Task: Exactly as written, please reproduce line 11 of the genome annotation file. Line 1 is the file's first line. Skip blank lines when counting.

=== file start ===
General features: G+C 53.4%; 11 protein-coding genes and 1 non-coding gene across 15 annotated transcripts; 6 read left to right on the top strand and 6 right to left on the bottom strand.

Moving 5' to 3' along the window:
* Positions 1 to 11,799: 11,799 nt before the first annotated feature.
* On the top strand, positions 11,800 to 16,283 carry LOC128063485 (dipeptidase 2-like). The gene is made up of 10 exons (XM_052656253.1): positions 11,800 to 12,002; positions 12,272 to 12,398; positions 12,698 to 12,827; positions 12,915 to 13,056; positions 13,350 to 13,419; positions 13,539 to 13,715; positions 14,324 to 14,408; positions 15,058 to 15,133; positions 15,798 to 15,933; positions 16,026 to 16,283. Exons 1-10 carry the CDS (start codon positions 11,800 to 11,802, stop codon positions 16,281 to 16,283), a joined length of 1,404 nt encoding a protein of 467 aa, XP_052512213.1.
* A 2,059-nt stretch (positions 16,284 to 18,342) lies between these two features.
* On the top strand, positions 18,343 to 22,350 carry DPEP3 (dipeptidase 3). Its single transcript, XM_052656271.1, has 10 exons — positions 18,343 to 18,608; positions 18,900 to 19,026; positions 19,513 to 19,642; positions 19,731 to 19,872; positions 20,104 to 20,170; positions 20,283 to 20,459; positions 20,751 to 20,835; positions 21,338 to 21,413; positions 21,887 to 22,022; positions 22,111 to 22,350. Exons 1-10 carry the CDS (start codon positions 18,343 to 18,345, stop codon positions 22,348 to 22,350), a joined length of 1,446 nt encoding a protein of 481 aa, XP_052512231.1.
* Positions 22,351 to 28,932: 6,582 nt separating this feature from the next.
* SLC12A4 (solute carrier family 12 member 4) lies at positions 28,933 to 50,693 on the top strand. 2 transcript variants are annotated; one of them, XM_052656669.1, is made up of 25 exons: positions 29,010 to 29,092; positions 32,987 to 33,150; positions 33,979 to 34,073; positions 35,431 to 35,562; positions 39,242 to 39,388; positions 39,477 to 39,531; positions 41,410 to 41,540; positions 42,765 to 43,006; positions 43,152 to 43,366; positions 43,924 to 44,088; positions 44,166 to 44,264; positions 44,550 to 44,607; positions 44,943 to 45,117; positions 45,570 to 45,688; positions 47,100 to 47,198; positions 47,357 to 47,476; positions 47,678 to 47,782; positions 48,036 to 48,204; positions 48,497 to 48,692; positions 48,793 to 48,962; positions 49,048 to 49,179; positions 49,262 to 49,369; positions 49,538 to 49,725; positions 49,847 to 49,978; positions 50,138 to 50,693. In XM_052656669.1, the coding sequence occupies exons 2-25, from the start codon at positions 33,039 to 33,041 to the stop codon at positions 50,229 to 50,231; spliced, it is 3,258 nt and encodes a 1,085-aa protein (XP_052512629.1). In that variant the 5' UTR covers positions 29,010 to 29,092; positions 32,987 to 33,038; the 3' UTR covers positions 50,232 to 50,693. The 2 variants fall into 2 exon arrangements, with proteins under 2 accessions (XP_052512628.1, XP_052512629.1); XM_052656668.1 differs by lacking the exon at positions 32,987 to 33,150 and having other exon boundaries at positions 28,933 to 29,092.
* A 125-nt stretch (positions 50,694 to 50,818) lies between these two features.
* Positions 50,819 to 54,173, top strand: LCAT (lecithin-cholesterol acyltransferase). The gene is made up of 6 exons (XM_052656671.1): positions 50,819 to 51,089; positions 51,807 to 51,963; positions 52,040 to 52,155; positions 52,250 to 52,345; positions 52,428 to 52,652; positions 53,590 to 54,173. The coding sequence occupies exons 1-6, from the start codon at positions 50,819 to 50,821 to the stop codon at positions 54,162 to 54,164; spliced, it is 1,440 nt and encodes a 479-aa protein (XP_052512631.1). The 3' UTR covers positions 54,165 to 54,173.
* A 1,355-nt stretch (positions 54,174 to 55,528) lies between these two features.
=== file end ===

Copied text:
* A 1,355-nt stretch (positions 54,174 to 55,528) lies between these two features.